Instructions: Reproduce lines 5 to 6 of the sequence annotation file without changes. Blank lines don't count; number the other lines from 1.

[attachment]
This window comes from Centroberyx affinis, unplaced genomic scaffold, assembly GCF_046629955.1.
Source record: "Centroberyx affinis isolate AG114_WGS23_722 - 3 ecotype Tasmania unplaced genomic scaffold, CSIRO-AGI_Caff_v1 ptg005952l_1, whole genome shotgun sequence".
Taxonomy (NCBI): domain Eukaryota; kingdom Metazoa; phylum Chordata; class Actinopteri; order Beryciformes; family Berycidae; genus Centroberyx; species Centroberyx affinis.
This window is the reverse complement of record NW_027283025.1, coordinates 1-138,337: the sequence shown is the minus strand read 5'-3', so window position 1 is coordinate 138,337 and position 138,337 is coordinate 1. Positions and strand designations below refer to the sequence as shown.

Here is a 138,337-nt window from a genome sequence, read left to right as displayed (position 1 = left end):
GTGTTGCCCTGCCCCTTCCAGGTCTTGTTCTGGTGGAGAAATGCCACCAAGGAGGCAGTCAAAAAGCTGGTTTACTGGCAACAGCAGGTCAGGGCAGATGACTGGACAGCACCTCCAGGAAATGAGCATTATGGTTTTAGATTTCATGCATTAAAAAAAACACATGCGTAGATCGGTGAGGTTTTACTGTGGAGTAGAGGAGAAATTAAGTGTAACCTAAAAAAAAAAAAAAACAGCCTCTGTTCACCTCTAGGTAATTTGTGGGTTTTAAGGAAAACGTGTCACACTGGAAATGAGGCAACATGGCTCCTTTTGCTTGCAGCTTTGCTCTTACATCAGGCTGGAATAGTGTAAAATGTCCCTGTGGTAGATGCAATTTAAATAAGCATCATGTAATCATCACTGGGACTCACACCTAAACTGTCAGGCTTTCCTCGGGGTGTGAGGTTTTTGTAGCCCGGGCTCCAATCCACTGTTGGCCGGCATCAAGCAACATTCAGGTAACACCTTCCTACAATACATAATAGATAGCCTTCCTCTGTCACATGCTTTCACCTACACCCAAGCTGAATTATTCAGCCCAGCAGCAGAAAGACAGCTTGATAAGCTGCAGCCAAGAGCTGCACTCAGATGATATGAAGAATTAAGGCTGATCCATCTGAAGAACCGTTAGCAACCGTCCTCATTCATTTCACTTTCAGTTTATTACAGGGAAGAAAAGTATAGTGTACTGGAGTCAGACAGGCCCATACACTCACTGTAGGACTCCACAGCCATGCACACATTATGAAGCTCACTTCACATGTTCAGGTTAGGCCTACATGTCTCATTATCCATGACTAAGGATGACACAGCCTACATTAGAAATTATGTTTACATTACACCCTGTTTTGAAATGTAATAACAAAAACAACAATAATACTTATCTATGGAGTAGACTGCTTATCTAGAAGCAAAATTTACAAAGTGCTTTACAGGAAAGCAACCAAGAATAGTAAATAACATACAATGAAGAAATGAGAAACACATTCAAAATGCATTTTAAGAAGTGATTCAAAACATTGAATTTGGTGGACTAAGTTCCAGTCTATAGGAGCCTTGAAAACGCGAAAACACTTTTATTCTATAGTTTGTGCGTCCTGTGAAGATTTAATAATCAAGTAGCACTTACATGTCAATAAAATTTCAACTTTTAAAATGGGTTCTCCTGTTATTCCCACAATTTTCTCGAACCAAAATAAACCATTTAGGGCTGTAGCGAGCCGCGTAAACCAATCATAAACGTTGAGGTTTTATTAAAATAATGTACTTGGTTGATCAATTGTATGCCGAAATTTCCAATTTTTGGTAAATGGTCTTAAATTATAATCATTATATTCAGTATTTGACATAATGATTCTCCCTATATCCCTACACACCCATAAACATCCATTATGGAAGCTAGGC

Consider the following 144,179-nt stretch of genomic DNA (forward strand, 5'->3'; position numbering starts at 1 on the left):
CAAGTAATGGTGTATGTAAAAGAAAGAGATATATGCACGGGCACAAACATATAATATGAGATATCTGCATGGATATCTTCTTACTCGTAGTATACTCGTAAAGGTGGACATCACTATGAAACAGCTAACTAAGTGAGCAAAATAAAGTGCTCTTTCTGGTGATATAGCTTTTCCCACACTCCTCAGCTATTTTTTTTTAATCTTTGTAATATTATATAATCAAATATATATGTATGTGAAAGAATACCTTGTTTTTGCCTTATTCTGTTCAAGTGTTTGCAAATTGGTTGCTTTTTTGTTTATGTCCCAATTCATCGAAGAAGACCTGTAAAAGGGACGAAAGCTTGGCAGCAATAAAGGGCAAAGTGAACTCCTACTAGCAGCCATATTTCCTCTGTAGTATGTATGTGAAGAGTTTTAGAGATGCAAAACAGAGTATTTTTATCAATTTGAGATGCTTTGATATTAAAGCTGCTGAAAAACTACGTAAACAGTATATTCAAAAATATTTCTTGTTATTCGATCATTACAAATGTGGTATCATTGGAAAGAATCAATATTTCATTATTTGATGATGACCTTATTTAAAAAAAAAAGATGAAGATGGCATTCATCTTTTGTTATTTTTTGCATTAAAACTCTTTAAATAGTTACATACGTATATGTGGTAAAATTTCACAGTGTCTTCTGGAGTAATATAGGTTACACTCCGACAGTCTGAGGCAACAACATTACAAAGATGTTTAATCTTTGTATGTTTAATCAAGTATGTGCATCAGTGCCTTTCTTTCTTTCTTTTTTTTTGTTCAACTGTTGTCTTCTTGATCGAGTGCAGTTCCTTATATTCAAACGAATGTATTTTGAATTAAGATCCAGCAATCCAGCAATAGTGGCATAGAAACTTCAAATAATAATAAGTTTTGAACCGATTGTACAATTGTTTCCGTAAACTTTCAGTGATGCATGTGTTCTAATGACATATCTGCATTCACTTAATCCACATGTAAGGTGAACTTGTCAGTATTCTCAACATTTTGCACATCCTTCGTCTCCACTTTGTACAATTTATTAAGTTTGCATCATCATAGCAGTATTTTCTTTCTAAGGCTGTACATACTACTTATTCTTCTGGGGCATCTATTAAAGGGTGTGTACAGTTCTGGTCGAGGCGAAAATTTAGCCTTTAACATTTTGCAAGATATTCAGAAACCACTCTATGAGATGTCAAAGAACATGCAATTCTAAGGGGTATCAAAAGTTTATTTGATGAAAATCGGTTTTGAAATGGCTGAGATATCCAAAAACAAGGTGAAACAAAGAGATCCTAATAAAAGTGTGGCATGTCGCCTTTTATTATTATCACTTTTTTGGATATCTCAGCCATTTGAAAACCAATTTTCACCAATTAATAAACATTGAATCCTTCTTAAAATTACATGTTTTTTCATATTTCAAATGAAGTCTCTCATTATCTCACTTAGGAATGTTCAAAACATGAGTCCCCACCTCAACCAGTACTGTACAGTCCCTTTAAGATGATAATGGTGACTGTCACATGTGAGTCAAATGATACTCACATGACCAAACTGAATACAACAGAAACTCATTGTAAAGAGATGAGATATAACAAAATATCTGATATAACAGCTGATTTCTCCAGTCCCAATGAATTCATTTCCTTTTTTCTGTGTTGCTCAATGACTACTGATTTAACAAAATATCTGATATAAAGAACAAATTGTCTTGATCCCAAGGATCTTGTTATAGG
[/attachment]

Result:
Here is a 138,337-nt window from a genome sequence, read left to right as displayed (position 1 = left end):
GTGTTGCCCTGCCCCTTCCAGGTCTTGTTCTGGTGGAGAAATGCCACCAAGGAGGCAGTCAAAAAGCTGGTTTACTGGCAACAGCAGGTCAGGGCAGATGACTGGACAGCACCTCCAGGAAATGAGCATTATGGTTTTAGATTTCATGCATTAAAAAAAACACATGCGTAGATCGGTGAGGTTTTACTGTGGAGTAGAGGAGAAATTAAGTGTAACCTAAAAAAAAAAAAAAACAGCCTCTGTTCACCTCTAGGTAATTTGTGGGTTTTAAGGAAAACGTGTCACACTGGAAATGAGGCAACATGGCTCCTTTTGCTTGCAGCTTTGCTCTTACATCAGGCTGGAATAGTGTAAAATGTCCCTGTGGTAGATGCAATTTAAATAAGCATCATGTAATCATCACTGGGACTCACACCTAAACTGTCAGGCTTTCCTCGGGGTGTGAGGTTTTTGTAGCCCGGGCTCCAATCCACTGTTGGCCGGCATCAAGCAACATTCAGGTAACACCTTCCTACAATACATAATAGATAGCCTTCCTCTGTCACATGCTTTCACCTACACCCAAGCTGAATTATTCAGCCCAGCAGCAGAAAGACAGCTTGATAAGCTGCAGCCAAGAGCTGCACTCAGATGATATGAAGAATTAAGGCTGATCCATCTGAAGAACCGTTAGCAACCGTCCTCATTCATTTCACTTTCAGTTTATTACAGGGAAGAAAAGTATAGTGTACTGGAGTCAGACAGGCCCATACACTCACTGTAGGACTCCACAGCCATGCACACATTATGAAGCTCACTTCACATGTTCAGGTTAGGCCTACATGTCTCATTATCCATGACTAAGGATGACACAGCCTACATTAGAAATTATGTTTACATTACACCCTGTTTTGAAATGTAATAACAAAAACAACAATAATACTTATCTATGGAGTAGACTGCTTATCTAGAAGCAAAATTTACAAAGTGCTTTACAGGAAAGCAACCAAGAATAGTAAATAACATACAATGAAGAAATGAGAAACACATTCAAAATGCATTTTAAGAAGTGATTCAAAACATTGAATTTGGTGGACTAAGTTCCAGTCTATAGGAGCCTTGAAAACGCGAAAACACTTTTATTCTATAGTTTGTGCGTCCTGTGAAGATTTAATAATCAAGTAGCACTTACATGTCAATAAAATTTCAACTTTTAAAATGGGTTCTCCTGTTATTCCCACAATTTTCTCGAACCAAAATAAACCATTTAGGGCTGTAGCGAGCCGCGTAAACCAATCATAAACGTTGAGGTTTTATTAAAATAATGTACTTGGTTGATCAATTGTATGCCGAAATTTCCAATTTTTGGTAAATGGTCTTAAATTATAATCATTATATTCAGTATTTGACATAATGATTCTCCCTATATCCCTACACACCCATAAACATCCATTATGGAAGCTAGGC